Class is in Session with Mr. Hinze

By Joe Clarke | May 03, 2016, 6 p.m. (ET)

Nate Hinze (left), Christina Schwab (top right) and John Gilbert (bottom right) all balance life on the court and in the classroom.

What was your favorite subject in school? Math? History? P.E.? No matter what subject or class you enjoyed the most, it is important to remember and acknowledge those who guided you along the way.

In honor of National Teacher Appreciation Day, here is a look at four “subjects” Nate Hinze of U.S. Wheelchair Basketball mastered to get to where he is as a physical education teacher and Paralympian.

“I try to keep my classes’ upbeat and engaging, a lot like our basketball practices” Hinze said. “I use a lot of the same drills we do in practice at our middle school basketball practices.”

Relating his skills on the court to skills in the classroom allows for students to feel more engaged while participating in friendly competitions and build confidence to do well in school. Hinze knows that the road to success requires more than just being competitive and that dedication to one’s craft is just as crucial.

“The largest influences on my teaching career are definitely the students I teach, and all the teachers I had in the past,” Hinze noted. “Throughout my education I can always look back at all the teachers I had and how they molded me into the person I am today. All of the teachers at each level had a significant impact on me and how I want to be viewed as a teacher. Their actions also showed me how impactful a teacher can be on a student.”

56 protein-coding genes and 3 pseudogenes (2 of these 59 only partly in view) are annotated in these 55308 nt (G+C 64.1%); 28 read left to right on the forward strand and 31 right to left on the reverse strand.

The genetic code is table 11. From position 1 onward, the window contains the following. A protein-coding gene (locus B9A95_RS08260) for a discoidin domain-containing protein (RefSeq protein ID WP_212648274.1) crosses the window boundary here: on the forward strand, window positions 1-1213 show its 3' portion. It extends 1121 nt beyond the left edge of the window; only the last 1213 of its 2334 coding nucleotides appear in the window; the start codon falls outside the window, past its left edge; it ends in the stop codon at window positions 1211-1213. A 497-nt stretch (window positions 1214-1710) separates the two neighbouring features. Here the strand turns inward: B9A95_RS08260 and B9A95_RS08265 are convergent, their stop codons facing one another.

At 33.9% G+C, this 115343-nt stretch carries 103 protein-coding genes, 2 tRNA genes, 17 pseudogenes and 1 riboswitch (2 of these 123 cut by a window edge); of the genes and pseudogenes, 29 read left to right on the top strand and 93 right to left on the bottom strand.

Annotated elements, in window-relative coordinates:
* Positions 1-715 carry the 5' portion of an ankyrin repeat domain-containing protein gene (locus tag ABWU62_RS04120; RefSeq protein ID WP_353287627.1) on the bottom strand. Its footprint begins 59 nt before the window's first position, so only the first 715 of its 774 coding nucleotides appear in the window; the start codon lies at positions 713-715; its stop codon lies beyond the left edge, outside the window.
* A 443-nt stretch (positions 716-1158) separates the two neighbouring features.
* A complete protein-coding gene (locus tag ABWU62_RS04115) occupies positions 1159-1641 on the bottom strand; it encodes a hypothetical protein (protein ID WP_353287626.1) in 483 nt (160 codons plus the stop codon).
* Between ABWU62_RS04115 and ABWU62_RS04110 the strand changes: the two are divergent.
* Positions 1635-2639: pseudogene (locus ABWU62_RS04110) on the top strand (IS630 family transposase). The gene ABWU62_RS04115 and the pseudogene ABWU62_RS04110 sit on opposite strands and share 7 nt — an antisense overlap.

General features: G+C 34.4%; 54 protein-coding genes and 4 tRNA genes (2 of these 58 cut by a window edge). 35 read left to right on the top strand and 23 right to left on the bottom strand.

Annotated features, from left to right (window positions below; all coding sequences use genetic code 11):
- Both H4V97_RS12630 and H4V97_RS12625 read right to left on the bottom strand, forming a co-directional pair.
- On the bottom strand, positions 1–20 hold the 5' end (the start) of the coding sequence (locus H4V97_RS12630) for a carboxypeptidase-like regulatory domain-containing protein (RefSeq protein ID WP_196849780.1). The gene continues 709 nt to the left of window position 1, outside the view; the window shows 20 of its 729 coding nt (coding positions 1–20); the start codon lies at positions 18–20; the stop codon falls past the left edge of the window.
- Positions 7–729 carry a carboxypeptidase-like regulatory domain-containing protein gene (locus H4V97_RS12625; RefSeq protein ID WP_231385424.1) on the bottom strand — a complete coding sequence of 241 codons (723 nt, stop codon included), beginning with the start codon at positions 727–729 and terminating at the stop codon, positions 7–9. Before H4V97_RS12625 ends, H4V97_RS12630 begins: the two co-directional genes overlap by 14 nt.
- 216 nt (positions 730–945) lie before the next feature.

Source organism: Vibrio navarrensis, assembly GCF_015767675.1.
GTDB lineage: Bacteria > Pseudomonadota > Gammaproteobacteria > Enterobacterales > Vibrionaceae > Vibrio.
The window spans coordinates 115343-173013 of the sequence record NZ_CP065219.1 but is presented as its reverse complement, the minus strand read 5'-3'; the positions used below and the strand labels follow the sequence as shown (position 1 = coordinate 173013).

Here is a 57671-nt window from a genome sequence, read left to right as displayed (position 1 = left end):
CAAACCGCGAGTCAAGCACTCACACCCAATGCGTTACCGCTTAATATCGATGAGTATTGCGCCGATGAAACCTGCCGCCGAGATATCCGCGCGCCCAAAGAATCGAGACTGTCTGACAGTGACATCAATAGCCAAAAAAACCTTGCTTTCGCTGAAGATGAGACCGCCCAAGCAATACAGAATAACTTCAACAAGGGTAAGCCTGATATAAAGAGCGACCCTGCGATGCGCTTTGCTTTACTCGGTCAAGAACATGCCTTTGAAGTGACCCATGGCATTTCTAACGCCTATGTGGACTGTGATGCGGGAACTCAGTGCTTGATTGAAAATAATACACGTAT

So where did Hinze get his passion to teach and help others? A summer job as a swim coach proved to be a real indicator that he was made for the classroom.
“My summer job in high school was teaching swimming lessons,” the Wisconsin native said. “Having ‘students’ who were able to learn a new skill and see their progress in two short weeks was very exciting and rewarding. That experience, combined with my passion for sports and being active, made the decision to become a physical education teacher a very easy one.”

His love for teaching allows Hinze to fully engage with his students and be proactive with his teaching methods.

“I think the most rewarding part of being a teacher is getting to work with all the students on a daily basis,” he said. “I probably learn as much from them as they do from me, and I truly mean that. I also love teaching middle school because you get to see them grow up and mature when they move to high school.”

Hinze credits his wife, who is also a teacher, as his greatest supporter.  When asked what teachers he wanted to thank on Teacher Appreciation Day, Hinze’s answer is simple.

“If I had to pick one teacher to celebrate it would probably be my wife,” he said. “She does an amazing job of helping students achieve by connecting with them so they can feel empowered and motivated. She is easily one of the best teachers I have ever seen.”